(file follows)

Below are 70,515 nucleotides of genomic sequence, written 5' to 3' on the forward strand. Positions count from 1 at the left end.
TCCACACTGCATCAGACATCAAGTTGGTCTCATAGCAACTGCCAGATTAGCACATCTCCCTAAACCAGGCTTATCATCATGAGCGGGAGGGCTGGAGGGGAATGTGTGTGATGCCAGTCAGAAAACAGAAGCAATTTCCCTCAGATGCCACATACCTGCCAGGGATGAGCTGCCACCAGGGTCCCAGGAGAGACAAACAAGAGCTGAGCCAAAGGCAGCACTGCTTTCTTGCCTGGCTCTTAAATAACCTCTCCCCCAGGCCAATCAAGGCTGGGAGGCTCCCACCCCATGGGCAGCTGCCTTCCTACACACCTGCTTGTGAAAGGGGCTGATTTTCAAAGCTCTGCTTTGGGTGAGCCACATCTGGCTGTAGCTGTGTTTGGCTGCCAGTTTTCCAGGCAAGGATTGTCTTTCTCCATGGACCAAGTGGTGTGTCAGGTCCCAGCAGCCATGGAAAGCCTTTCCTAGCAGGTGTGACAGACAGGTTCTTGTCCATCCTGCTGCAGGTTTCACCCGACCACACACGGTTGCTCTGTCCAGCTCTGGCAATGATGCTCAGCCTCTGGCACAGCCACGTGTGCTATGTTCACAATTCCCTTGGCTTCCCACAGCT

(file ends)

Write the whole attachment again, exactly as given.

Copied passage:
Below are 70,515 nucleotides of genomic sequence, written 5' to 3' on the forward strand. Positions count from 1 at the left end.
TCCACACTGCATCAGACATCAAGTTGGTCTCATAGCAACTGCCAGATTAGCACATCTCCCTAAACCAGGCTTATCATCATGAGCGGGAGGGCTGGAGGGGAATGTGTGTGATGCCAGTCAGAAAACAGAAGCAATTTCCCTCAGATGCCACATACCTGCCAGGGATGAGCTGCCACCAGGGTCCCAGGAGAGACAAACAAGAGCTGAGCCAAAGGCAGCACTGCTTTCTTGCCTGGCTCTTAAATAACCTCTCCCCCAGGCCAATCAAGGCTGGGAGGCTCCCACCCCATGGGCAGCTGCCTTCCTACACACCTGCTTGTGAAAGGGGCTGATTTTCAAAGCTCTGCTTTGGGTGAGCCACATCTGGCTGTAGCTGTGTTTGGCTGCCAGTTTTCCAGGCAAGGATTGTCTTTCTCCATGGACCAAGTGGTGTGTCAGGTCCCAGCAGCCATGGAAAGCCTTTCCTAGCAGGTGTGACAGACAGGTTCTTGTCCATCCTGCTGCAGGTTTCACCCGACCACACACGGTTGCTCTGTCCAGCTCTGGCAATGATGCTCAGCCTCTGGCACAGCCACGTGTGCTATGTTCACAATTCCCTTGGCTTCCCACAGCT